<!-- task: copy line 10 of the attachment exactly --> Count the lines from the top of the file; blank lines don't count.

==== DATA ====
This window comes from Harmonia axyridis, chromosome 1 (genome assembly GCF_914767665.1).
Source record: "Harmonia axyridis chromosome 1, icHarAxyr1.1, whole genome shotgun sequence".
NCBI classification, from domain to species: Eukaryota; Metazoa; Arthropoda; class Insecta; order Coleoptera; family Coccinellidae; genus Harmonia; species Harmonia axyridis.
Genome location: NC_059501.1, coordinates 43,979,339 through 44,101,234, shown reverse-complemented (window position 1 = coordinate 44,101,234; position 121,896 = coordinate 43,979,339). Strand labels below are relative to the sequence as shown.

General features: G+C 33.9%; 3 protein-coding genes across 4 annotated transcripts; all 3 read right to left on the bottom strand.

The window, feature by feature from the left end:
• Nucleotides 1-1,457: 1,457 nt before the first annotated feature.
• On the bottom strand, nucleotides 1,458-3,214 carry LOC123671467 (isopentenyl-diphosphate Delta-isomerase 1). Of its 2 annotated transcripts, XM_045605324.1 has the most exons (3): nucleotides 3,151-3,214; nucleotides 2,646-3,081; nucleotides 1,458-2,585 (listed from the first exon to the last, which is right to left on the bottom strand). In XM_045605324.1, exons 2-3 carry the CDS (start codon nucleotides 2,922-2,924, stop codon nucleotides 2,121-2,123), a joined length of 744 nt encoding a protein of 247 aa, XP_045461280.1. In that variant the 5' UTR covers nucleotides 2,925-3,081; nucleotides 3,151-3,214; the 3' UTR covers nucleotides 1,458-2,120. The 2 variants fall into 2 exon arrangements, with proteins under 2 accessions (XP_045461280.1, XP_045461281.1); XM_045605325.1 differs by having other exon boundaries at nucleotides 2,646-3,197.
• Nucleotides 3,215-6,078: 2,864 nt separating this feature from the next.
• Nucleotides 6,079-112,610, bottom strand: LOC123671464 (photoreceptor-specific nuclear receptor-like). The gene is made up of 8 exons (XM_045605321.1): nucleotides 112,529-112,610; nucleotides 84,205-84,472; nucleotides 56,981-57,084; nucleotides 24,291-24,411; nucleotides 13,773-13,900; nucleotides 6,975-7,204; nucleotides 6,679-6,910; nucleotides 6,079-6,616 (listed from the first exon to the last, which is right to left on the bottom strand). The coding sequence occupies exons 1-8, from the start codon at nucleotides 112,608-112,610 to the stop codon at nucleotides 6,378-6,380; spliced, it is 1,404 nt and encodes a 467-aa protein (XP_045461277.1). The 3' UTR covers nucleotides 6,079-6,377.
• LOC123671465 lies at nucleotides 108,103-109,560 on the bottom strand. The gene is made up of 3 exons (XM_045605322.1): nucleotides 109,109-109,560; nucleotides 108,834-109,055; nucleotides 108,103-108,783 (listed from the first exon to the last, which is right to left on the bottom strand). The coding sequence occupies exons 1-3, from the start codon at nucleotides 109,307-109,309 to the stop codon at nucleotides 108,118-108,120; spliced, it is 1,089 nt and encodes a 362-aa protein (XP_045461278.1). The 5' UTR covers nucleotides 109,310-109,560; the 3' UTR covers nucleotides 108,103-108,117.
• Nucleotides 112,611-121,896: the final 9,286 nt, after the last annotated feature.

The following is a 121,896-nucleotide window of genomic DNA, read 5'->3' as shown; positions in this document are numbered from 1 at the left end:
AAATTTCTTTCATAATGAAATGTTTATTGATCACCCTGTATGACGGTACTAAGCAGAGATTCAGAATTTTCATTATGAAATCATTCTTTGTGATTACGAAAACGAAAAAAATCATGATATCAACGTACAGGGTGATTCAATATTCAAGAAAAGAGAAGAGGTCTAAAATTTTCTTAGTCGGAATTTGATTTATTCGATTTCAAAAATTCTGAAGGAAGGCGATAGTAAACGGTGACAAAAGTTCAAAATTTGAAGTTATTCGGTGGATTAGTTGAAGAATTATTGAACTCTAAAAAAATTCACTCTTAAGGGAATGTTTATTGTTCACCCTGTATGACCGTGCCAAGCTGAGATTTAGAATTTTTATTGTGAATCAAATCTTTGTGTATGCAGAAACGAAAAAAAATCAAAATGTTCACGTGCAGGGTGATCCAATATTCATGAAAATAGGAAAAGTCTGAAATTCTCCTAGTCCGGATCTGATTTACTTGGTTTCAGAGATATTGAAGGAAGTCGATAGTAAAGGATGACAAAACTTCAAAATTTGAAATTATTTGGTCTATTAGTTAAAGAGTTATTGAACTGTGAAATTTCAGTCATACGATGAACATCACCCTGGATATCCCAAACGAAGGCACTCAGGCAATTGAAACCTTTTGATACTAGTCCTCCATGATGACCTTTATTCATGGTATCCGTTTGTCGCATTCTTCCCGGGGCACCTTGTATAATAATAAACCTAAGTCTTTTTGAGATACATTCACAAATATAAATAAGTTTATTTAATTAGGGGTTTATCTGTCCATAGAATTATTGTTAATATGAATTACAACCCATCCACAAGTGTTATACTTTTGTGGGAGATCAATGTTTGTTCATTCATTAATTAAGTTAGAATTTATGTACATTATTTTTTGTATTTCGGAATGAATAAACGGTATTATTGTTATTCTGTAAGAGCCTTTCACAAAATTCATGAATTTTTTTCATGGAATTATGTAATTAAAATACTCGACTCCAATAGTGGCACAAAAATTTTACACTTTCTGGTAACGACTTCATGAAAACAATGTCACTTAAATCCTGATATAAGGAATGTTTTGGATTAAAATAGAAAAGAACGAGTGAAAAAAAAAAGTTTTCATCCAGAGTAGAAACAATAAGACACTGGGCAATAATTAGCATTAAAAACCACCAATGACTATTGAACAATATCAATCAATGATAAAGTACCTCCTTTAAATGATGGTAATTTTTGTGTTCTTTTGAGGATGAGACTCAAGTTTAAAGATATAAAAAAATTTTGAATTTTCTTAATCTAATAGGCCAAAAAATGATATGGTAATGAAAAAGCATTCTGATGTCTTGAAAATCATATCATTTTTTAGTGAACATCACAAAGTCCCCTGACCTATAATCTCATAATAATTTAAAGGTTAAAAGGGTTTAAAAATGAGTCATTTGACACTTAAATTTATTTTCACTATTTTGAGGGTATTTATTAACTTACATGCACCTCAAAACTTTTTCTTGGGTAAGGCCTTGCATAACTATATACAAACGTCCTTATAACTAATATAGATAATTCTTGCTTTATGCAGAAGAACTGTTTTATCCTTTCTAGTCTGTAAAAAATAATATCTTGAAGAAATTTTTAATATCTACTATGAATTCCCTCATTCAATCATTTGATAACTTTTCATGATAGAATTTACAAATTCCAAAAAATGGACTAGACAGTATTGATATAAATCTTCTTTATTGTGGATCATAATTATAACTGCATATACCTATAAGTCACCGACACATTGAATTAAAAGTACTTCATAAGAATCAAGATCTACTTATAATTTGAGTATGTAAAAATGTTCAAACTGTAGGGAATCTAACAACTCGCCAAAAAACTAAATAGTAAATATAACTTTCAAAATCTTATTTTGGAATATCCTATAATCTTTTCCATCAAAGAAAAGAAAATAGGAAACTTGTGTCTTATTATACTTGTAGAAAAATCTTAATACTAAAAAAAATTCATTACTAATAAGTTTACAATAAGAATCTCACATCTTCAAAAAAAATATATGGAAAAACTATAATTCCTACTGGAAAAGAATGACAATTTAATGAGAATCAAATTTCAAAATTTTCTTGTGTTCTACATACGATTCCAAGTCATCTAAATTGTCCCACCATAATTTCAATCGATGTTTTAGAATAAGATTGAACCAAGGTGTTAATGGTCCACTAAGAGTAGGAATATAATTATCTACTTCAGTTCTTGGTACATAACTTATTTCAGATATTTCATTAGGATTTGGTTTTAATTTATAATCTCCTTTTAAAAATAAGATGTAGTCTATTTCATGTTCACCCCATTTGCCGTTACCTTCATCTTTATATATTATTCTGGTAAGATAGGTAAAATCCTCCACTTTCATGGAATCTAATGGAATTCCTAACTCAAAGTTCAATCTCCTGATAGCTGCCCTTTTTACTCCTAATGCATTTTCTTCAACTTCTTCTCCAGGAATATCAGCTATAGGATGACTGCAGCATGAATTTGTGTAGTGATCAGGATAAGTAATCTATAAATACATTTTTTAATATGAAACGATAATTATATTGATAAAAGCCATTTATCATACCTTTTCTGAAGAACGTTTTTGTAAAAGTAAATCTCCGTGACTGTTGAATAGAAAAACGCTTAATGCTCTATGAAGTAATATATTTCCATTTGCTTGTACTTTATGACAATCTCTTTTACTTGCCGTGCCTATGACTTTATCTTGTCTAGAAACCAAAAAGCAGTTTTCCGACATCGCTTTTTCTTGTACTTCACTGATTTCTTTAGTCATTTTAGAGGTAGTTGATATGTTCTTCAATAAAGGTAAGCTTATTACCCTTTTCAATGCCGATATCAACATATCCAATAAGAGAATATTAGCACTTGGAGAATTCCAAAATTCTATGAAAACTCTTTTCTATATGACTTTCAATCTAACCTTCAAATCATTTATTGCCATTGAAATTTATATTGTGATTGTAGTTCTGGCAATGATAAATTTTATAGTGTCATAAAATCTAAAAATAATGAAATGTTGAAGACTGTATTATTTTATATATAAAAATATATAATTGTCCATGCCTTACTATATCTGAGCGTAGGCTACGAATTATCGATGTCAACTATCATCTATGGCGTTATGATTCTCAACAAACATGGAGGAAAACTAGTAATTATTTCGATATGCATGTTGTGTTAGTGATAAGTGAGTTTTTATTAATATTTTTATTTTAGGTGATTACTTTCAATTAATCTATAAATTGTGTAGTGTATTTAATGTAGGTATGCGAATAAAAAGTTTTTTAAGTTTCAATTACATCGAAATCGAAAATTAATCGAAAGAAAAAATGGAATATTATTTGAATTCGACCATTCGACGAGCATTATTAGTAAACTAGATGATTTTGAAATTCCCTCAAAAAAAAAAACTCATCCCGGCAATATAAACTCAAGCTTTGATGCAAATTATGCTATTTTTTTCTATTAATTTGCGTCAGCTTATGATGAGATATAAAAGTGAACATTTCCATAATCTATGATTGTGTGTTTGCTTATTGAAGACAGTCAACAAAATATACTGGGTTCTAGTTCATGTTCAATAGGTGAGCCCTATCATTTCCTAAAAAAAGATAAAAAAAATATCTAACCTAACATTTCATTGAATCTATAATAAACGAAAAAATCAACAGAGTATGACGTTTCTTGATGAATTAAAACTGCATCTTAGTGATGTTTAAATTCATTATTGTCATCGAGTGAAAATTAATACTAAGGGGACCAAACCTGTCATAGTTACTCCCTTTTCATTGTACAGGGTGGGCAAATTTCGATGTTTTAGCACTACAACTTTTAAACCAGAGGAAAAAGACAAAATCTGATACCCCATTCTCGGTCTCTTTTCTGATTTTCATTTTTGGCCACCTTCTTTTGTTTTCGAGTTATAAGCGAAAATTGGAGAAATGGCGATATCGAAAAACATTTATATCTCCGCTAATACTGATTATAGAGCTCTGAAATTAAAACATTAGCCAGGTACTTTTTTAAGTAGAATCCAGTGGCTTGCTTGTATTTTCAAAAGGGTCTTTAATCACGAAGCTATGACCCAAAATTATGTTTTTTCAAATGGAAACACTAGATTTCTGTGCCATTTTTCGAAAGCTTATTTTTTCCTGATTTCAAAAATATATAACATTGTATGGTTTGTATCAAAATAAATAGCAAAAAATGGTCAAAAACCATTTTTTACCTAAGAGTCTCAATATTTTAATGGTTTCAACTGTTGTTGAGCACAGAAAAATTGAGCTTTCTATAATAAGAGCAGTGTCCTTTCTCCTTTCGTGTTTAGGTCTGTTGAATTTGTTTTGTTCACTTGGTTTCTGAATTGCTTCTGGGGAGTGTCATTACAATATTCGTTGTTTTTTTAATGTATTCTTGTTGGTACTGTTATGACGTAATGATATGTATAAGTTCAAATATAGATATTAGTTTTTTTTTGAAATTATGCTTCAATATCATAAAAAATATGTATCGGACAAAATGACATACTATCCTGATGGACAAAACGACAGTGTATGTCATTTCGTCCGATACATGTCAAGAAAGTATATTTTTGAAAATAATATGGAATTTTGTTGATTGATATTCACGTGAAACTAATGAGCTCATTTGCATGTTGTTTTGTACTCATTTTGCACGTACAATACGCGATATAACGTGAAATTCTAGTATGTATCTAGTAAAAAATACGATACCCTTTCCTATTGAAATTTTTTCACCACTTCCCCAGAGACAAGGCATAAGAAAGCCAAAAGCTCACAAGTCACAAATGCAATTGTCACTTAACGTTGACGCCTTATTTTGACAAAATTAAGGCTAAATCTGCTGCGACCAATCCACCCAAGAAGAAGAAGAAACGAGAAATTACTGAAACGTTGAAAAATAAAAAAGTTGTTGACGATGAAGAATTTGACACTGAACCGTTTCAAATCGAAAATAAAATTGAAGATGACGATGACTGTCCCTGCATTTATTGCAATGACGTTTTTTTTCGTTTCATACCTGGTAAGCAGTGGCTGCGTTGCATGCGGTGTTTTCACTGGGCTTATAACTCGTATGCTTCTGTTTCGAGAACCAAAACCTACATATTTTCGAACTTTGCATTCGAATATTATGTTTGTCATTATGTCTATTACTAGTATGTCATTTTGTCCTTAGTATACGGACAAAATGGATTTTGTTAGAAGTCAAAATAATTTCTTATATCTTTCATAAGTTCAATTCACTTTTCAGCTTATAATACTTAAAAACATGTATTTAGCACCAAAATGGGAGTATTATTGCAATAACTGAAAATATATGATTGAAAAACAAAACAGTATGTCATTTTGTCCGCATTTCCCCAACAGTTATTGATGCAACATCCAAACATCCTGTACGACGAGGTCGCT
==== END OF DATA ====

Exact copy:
• Nucleotides 6,079-112,610, bottom strand: LOC123671464 (photoreceptor-specific nuclear receptor-like). The gene is made up of 8 exons (XM_045605321.1): nucleotides 112,529-112,610; nucleotides 84,205-84,472; nucleotides 56,981-57,084; nucleotides 24,291-24,411; nucleotides 13,773-13,900; nucleotides 6,975-7,204; nucleotides 6,679-6,910; nucleotides 6,079-6,616 (listed from the first exon to the last, which is right to left on the bottom strand). The coding sequence occupies exons 1-8, from the start codon at nucleotides 112,608-112,610 to the stop codon at nucleotides 6,378-6,380; spliced, it is 1,404 nt and encodes a 467-aa protein (XP_045461277.1). The 3' UTR covers nucleotides 6,079-6,377.